New research presents a new theoretical system for the formation and structure of the Solar System that can clarify a few key highlights of the terrestrial planets (like Earth, Venus, and Mars), outer Solar System (like Jupiter), and composition of asteroids and meteorite families.
The study conducted by an international team of researchers from the University of Oxford, LMU Munich, ETH Zurich, BGI Bayreuth, and the University of Zurich discovered that a two-step formation process of the early Solar System could explain the chronology and split in volatile and isotope content of the inner and outer Solar System.
The work draws on and connects ongoing advances in astronomy and meteoritics—laboratory experiments and investigations on the isotope, iron, and water content in meteorites.
The suggested combination of astrophysical and geophysical phenomena during the earliest formation phase of the Sun and the Solar System can explain why the inner Solar System planets are small and dry with little water by mass, while the outer Solar System planets are larger and wet with lots of water.
The inner terrestrial protoplanets accreted early and were internally heated by strong radioactive decay; this dried them out and split the internal, dry from the outer, wet planetary populace. This has a few ramifications for the distribution and important formation states of planets like Earth in extrasolar planetary systems.
Several experiments performed by scientists showed that the relative chronologies of early-stage and extended completion of accretion in the internal Solar System and a later beginning and more rapid growth of the outer Solar System planets could be clarified by two distinct formation epochs of planetesimals, the building blocks of the planets.
Recent observations of planet-forming disks showed that disk midplanes, where planets form, may have relatively low turbulence levels. Under such conditions, the interactions between the dust grains embedded in the disk gas and water around the orbital location where it transitions from gas to ice phase (the snow line) can trigger an early formation burst of planetesimals inner Solar System and another one later and further out.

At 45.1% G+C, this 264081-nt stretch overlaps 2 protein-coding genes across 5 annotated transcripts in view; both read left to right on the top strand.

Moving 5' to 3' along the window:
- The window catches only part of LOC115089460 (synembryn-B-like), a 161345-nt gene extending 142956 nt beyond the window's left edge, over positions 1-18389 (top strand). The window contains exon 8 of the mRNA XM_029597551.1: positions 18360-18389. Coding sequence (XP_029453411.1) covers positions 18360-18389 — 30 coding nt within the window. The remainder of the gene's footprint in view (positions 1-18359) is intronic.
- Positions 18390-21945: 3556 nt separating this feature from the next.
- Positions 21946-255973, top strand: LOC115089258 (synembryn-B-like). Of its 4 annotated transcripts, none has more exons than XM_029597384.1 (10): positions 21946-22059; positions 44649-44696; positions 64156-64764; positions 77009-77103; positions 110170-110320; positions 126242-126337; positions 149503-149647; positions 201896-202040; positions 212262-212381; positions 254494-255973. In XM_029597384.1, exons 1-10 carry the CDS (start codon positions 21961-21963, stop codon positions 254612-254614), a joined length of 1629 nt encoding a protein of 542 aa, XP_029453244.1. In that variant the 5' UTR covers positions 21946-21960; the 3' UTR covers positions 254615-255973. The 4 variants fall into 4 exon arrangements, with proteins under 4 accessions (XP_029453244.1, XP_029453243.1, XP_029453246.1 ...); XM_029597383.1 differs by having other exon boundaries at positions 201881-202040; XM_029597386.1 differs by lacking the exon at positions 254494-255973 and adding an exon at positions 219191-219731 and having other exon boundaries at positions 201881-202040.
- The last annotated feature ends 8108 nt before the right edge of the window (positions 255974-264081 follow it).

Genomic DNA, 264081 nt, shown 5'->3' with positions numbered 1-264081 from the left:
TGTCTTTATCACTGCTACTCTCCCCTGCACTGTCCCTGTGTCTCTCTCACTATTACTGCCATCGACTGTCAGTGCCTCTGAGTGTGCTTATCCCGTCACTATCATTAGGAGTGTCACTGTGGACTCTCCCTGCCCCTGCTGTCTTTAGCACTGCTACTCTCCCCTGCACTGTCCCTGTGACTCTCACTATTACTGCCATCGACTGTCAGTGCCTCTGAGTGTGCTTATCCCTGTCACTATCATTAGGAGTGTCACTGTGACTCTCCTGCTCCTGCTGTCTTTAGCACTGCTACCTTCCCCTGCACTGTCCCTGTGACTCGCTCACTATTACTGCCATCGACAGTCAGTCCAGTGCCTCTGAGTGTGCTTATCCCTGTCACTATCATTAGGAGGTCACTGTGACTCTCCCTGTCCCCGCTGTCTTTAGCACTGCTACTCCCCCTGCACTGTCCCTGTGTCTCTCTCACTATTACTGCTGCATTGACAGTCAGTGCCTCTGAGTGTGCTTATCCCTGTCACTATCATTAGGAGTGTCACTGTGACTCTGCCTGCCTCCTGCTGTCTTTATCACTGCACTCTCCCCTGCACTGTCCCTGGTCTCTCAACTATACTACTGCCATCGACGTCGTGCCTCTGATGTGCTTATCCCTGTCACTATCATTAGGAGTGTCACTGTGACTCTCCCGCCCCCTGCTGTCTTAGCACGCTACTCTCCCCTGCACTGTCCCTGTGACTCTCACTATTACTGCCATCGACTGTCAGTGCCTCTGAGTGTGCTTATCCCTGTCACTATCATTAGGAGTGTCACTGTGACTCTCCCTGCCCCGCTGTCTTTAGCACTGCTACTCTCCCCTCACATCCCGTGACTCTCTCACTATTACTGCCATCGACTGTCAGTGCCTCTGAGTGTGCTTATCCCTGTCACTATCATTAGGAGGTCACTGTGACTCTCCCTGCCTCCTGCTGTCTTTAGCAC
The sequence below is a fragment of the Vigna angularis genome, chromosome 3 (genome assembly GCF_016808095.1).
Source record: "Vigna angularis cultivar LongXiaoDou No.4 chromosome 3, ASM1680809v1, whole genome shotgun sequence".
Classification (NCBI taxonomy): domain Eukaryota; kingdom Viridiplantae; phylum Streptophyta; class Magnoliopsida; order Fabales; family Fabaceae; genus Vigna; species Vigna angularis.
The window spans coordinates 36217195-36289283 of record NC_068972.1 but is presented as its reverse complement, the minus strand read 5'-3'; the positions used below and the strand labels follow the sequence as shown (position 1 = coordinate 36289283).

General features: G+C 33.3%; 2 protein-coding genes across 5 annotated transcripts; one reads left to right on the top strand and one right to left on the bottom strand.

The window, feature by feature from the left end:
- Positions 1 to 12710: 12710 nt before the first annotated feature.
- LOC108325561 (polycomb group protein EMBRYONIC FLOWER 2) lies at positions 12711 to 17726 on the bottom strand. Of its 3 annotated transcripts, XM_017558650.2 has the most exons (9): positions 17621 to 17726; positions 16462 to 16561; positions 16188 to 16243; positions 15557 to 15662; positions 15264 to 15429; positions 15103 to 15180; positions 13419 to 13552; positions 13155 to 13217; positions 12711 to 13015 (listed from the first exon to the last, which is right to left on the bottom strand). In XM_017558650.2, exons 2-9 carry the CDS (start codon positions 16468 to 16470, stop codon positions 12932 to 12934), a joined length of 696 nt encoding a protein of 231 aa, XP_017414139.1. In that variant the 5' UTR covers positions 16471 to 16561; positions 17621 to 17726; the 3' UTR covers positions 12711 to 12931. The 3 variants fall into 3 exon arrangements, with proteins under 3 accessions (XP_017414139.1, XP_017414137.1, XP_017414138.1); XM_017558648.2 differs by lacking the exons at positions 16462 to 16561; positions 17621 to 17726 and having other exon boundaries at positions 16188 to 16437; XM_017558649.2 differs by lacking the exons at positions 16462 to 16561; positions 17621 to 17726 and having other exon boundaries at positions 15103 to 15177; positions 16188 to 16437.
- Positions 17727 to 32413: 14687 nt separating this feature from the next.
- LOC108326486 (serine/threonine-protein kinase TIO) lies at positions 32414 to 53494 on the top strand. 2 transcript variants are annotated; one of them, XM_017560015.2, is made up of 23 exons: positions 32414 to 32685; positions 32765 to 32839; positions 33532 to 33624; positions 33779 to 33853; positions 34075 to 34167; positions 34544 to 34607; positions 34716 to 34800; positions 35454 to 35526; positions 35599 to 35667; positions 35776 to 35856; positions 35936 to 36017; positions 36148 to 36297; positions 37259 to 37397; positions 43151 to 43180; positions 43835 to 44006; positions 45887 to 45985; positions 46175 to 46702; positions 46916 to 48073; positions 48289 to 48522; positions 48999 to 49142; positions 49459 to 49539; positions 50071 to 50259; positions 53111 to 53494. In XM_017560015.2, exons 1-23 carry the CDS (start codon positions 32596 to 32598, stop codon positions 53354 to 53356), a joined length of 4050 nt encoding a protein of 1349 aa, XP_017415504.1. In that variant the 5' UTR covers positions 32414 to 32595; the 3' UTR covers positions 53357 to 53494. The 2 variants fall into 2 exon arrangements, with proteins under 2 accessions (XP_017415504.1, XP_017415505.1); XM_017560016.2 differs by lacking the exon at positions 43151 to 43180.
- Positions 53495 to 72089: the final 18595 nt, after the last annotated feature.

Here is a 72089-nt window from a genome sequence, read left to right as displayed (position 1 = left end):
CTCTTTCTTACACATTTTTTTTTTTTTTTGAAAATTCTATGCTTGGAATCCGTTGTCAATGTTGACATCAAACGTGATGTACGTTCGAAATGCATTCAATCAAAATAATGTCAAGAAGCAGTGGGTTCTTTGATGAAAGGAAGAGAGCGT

The two distinct formation episodes of the planetesimal populations, which further accrete material from the surrounding disk and via mutual collisions, result in different geophysical modes of internal evolution for the forming protoplanets.
Dr. Tim Lichtenberg from the Department of Atmospheric, Oceanic, and Planetary Physics at the University of Oxford and lead author of the study notes: “The different formation time intervals of these planetesimal populations mean that their internal heat engine from radioactive decay differed substantially. Inner Solar System planetesimals became very hot, developed interior magma oceans, quickly formed iron cores, and degassed their initial volatile content, resulting in dry planet compositions. In comparison, outer Solar System planetesimals formed later and therefore experienced substantially less internal heating and therefore limited iron core formation and volatile release.”
“The early-formed and dry inner Solar System and the later-formed and wet outer Solar System were therefore set on two different evolutionary paths very early on in their history. This opens new avenues to understand the origins of the earliest atmospheres of Earth-like planets and the place of the Solar System within the context of the exoplanetary census across the galaxy.”
This research was supported by funding from the Simons Collaboration on the Origins of Life, the Swiss National Science Foundation, and the European Research Council.
- “Bifurcation of planetary building blocks during Solar System formation” Science (2021). DOI:10.1126/science.abb3091